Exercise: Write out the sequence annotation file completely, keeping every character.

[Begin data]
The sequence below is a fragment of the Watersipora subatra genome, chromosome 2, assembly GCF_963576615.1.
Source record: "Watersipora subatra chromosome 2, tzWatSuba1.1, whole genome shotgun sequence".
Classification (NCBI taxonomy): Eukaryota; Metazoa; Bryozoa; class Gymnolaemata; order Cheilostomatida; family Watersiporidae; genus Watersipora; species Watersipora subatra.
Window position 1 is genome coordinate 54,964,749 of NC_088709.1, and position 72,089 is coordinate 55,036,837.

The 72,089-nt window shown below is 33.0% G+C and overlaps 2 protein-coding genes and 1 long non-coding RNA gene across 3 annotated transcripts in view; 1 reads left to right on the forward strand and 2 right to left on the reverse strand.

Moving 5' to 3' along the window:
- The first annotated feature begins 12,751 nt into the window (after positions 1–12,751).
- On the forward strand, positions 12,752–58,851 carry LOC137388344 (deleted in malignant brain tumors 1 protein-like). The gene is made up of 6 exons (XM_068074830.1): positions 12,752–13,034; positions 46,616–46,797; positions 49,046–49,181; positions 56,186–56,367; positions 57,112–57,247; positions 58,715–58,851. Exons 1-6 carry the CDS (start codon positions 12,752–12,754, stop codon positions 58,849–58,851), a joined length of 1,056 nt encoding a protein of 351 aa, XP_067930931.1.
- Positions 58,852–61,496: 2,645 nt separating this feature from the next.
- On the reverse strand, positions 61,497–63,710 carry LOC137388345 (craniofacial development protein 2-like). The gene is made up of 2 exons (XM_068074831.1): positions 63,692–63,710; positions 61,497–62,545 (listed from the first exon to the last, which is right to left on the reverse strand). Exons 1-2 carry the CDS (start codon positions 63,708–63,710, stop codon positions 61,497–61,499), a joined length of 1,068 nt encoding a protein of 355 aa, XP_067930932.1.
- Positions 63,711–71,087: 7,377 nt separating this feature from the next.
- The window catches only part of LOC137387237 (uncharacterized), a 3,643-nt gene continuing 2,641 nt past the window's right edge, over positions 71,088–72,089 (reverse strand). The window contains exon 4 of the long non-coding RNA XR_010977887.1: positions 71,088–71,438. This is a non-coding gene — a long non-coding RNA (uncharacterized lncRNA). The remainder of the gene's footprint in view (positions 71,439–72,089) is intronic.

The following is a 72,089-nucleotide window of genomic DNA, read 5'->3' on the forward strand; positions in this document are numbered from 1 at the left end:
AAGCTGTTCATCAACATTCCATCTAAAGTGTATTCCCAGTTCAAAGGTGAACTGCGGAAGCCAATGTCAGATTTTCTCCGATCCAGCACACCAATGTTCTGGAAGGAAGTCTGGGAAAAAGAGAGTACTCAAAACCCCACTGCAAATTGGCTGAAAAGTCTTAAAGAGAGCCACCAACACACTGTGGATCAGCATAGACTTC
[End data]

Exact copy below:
The sequence below is a fragment of the Watersipora subatra genome, chromosome 2, assembly GCF_963576615.1.
Source record: "Watersipora subatra chromosome 2, tzWatSuba1.1, whole genome shotgun sequence".
Classification (NCBI taxonomy): Eukaryota; Metazoa; Bryozoa; class Gymnolaemata; order Cheilostomatida; family Watersiporidae; genus Watersipora; species Watersipora subatra.
Window position 1 is genome coordinate 54,964,749 of NC_088709.1, and position 72,089 is coordinate 55,036,837.

The 72,089-nt window shown below is 33.0% G+C and overlaps 2 protein-coding genes and 1 long non-coding RNA gene across 3 annotated transcripts in view; 1 reads left to right on the forward strand and 2 right to left on the reverse strand.

Moving 5' to 3' along the window:
- The first annotated feature begins 12,751 nt into the window (after positions 1–12,751).
- On the forward strand, positions 12,752–58,851 carry LOC137388344 (deleted in malignant brain tumors 1 protein-like). The gene is made up of 6 exons (XM_068074830.1): positions 12,752–13,034; positions 46,616–46,797; positions 49,046–49,181; positions 56,186–56,367; positions 57,112–57,247; positions 58,715–58,851. Exons 1-6 carry the CDS (start codon positions 12,752–12,754, stop codon positions 58,849–58,851), a joined length of 1,056 nt encoding a protein of 351 aa, XP_067930931.1.
- Positions 58,852–61,496: 2,645 nt separating this feature from the next.
- On the reverse strand, positions 61,497–63,710 carry LOC137388345 (craniofacial development protein 2-like). The gene is made up of 2 exons (XM_068074831.1): positions 63,692–63,710; positions 61,497–62,545 (listed from the first exon to the last, which is right to left on the reverse strand). Exons 1-2 carry the CDS (start codon positions 63,708–63,710, stop codon positions 61,497–61,499), a joined length of 1,068 nt encoding a protein of 355 aa, XP_067930932.1.
- Positions 63,711–71,087: 7,377 nt separating this feature from the next.
- The window catches only part of LOC137387237 (uncharacterized), a 3,643-nt gene continuing 2,641 nt past the window's right edge, over positions 71,088–72,089 (reverse strand). The window contains exon 4 of the long non-coding RNA XR_010977887.1: positions 71,088–71,438. This is a non-coding gene — a long non-coding RNA (uncharacterized lncRNA). The remainder of the gene's footprint in view (positions 71,439–72,089) is intronic.

The following is a 72,089-nucleotide window of genomic DNA, read 5'->3' on the forward strand; positions in this document are numbered from 1 at the left end:
AAGCTGTTCATCAACATTCCATCTAAAGTGTATTCCCAGTTCAAAGGTGAACTGCGGAAGCCAATGTCAGATTTTCTCCGATCCAGCACACCAATGTTCTGGAAGGAAGTCTGGGAAAAAGAGAGTACTCAAAACCCCACTGCAAATTGGCTGAAAAGTCTTAAAGAGAGCCACCAACACACTGTGGATCAGCATAGACTTC